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No. 67.—JULY, 1829.—Vol. 22.



INDIAN JUSTICE-AND COLONIZATION. We are glad to perceive that the seed we have sown is beginning to promise an abundant harvest. For a long period our duty has been somewhat monotonous, from the difficulty of rousing the advocates of that Monopoly against which our labours have been, for nearly six years directed, in England, into any thing like tangible opposition. These labours are now likely to become more varied as well as more vigorous, since we find the advocates of the existing system' have been, at length, induced to gird on their armour. Repose and silence were the two great bulwarks of the East India Company and its Chartered Monopoly. As long as any agitation of the question,' respecting the benefits or evils, arising from their continuance, could be postponed or prevented, so long was there food for hope to be sustained upon. But if this ' agitation' can only be effected so as to bring them fairly into the field, and to put them on their defence, however high or able their advocates, they are lost beyond all hope of redemption. Thatconsummation, so devoutly to be wished,' appears then to be on the eve of being realized. The Directors of the East India Company themselves, made, it is true, but a very poor stand against their assailants in the late Debate in the House of Commons; but some friendly advocates have started up on their behalf in other quarters, and, actuated with that zeal which seems so becoming, when well-paid servants eulogize their honorable masters, they have sent no less than three pioneers into the field. The first has written an article in the East India Company's especially patronized and protected periodical, “The Asiatic Journal,' published by the Company's booksellers in Leadenhall Street: the second has written a pamphlet under the attractive cognomen of Playfair ;' and the third has put forth his production as one courting investigation, by giving his name and rank at length, as Mr. Thomas Campbell Robertson, of the Bengal Civil Service.*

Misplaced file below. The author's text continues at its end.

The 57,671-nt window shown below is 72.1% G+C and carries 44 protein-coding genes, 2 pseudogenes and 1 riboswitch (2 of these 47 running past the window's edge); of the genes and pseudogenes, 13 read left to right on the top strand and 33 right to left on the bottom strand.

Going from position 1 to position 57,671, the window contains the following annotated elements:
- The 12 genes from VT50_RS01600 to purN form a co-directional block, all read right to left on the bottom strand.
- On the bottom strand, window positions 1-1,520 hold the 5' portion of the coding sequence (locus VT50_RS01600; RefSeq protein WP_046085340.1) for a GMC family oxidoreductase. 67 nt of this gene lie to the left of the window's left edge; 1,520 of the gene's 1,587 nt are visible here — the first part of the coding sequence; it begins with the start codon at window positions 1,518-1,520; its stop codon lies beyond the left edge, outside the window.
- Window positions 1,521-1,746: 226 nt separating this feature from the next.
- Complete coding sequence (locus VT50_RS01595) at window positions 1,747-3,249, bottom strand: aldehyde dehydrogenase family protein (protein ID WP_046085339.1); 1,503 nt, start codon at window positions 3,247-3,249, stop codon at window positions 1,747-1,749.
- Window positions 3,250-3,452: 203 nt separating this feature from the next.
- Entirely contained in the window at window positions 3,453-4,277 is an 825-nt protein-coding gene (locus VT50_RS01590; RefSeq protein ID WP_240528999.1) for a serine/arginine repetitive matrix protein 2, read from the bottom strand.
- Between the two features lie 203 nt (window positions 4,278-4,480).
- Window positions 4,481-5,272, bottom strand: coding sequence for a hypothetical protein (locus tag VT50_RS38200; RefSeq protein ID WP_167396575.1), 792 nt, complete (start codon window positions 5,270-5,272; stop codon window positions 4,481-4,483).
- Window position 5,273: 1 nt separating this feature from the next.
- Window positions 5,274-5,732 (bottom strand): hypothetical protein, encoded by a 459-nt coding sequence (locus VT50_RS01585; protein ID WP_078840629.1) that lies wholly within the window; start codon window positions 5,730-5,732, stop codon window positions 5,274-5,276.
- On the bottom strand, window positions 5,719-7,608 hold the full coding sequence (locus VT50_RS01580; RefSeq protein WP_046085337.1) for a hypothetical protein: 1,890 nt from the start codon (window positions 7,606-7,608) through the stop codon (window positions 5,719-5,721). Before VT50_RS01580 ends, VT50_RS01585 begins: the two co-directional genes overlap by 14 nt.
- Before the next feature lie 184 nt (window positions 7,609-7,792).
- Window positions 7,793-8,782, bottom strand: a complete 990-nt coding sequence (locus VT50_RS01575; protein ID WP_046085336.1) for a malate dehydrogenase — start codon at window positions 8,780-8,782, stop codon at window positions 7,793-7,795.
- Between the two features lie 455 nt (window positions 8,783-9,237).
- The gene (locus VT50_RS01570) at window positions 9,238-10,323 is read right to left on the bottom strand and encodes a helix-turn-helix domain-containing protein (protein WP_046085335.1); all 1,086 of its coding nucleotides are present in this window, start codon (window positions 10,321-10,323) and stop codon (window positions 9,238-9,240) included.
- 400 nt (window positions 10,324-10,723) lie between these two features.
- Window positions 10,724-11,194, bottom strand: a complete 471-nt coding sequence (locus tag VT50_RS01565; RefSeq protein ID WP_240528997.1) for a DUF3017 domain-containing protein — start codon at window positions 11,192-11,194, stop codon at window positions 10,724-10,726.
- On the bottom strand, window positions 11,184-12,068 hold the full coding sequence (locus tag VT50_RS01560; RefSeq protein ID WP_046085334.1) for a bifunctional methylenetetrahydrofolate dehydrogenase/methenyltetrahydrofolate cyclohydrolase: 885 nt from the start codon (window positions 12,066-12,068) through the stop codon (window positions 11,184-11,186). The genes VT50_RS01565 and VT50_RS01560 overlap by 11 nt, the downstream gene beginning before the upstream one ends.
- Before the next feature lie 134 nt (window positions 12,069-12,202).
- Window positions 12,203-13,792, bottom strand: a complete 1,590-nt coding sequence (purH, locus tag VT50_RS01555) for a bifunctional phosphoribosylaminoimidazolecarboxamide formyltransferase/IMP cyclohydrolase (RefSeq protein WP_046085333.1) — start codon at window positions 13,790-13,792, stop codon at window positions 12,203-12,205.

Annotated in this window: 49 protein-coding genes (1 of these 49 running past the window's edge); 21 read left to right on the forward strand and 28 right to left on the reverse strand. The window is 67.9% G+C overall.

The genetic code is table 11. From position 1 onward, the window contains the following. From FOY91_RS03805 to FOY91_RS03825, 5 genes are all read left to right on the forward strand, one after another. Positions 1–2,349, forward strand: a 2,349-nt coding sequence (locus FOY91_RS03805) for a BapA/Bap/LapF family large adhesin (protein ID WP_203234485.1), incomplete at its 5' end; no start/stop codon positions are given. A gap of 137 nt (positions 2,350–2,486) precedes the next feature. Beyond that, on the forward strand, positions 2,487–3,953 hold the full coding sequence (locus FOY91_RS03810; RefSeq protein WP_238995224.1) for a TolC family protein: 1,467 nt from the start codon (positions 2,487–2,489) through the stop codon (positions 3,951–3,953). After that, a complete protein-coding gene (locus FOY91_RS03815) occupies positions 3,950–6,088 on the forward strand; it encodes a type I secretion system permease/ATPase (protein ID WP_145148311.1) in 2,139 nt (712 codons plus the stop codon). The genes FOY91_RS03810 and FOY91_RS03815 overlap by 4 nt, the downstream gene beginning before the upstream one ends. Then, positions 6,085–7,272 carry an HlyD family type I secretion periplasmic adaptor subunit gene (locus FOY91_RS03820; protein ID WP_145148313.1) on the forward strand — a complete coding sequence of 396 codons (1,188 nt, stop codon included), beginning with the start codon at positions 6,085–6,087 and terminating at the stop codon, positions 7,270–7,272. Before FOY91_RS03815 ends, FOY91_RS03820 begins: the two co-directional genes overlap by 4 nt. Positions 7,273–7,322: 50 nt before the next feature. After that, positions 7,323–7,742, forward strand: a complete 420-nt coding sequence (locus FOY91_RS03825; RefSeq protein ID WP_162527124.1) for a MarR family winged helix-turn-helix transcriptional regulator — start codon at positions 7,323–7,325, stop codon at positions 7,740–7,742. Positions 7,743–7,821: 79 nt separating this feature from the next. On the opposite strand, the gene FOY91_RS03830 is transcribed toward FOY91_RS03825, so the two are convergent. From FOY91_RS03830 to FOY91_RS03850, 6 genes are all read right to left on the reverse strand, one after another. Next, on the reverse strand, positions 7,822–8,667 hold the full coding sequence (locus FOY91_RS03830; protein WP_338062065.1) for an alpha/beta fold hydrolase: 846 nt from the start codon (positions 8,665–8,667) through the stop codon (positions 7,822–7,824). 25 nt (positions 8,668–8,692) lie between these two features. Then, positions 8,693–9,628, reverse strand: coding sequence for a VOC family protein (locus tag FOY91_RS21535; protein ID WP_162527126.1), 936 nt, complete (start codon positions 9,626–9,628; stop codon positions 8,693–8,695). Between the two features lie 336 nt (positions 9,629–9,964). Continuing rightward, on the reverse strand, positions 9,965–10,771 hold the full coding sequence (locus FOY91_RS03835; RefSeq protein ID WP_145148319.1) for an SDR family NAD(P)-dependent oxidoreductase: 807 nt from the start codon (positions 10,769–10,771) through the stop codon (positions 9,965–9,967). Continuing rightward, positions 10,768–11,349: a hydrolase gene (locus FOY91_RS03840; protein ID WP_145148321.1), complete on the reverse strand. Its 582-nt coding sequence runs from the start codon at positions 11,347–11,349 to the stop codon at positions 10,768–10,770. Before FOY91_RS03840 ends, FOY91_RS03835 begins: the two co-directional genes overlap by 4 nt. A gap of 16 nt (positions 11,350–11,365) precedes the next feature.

The intention of all these writers, is to refute the arguments which have been recently advanced against the East India Company,

* Remarks on several recent publications, regarding the Civil Government and Foreign Policy of British India. By Thomas Campbell Robertson, Bengal Civil Service. London: John Murray, Albemarle Street. 1829.

Oriental Herald, Vol. 22.

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